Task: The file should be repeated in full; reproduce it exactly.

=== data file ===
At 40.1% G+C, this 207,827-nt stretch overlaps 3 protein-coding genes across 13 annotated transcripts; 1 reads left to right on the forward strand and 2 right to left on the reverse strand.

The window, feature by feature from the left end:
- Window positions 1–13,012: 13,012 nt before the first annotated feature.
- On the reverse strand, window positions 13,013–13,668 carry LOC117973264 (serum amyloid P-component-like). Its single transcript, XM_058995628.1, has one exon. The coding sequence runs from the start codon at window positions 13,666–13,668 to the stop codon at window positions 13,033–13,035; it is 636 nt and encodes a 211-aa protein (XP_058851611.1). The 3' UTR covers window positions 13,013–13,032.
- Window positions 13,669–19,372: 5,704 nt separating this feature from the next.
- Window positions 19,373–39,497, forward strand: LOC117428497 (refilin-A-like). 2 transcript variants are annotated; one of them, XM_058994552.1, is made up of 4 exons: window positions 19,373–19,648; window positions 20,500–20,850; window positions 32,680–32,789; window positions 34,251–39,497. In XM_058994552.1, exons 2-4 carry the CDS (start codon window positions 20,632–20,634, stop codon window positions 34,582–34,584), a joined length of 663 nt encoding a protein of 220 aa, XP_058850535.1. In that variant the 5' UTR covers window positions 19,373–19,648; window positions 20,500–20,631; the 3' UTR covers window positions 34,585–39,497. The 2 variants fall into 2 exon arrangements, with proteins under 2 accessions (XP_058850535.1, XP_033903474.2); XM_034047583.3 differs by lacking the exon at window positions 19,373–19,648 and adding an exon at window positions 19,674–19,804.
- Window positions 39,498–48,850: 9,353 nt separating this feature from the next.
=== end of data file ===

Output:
At 40.1% G+C, this 207,827-nt stretch overlaps 3 protein-coding genes across 13 annotated transcripts; 1 reads left to right on the forward strand and 2 right to left on the reverse strand.

The window, feature by feature from the left end:
- Window positions 1–13,012: 13,012 nt before the first annotated feature.
- On the reverse strand, window positions 13,013–13,668 carry LOC117973264 (serum amyloid P-component-like). Its single transcript, XM_058995628.1, has one exon. The coding sequence runs from the start codon at window positions 13,666–13,668 to the stop codon at window positions 13,033–13,035; it is 636 nt and encodes a 211-aa protein (XP_058851611.1). The 3' UTR covers window positions 13,013–13,032.
- Window positions 13,669–19,372: 5,704 nt separating this feature from the next.
- Window positions 19,373–39,497, forward strand: LOC117428497 (refilin-A-like). 2 transcript variants are annotated; one of them, XM_058994552.1, is made up of 4 exons: window positions 19,373–19,648; window positions 20,500–20,850; window positions 32,680–32,789; window positions 34,251–39,497. In XM_058994552.1, exons 2-4 carry the CDS (start codon window positions 20,632–20,634, stop codon window positions 34,582–34,584), a joined length of 663 nt encoding a protein of 220 aa, XP_058850535.1. In that variant the 5' UTR covers window positions 19,373–19,648; window positions 20,500–20,631; the 3' UTR covers window positions 34,585–39,497. The 2 variants fall into 2 exon arrangements, with proteins under 2 accessions (XP_058850535.1, XP_033903474.2); XM_034047583.3 differs by lacking the exon at window positions 19,373–19,648 and adding an exon at window positions 19,674–19,804.
- Window positions 39,498–48,850: 9,353 nt separating this feature from the next.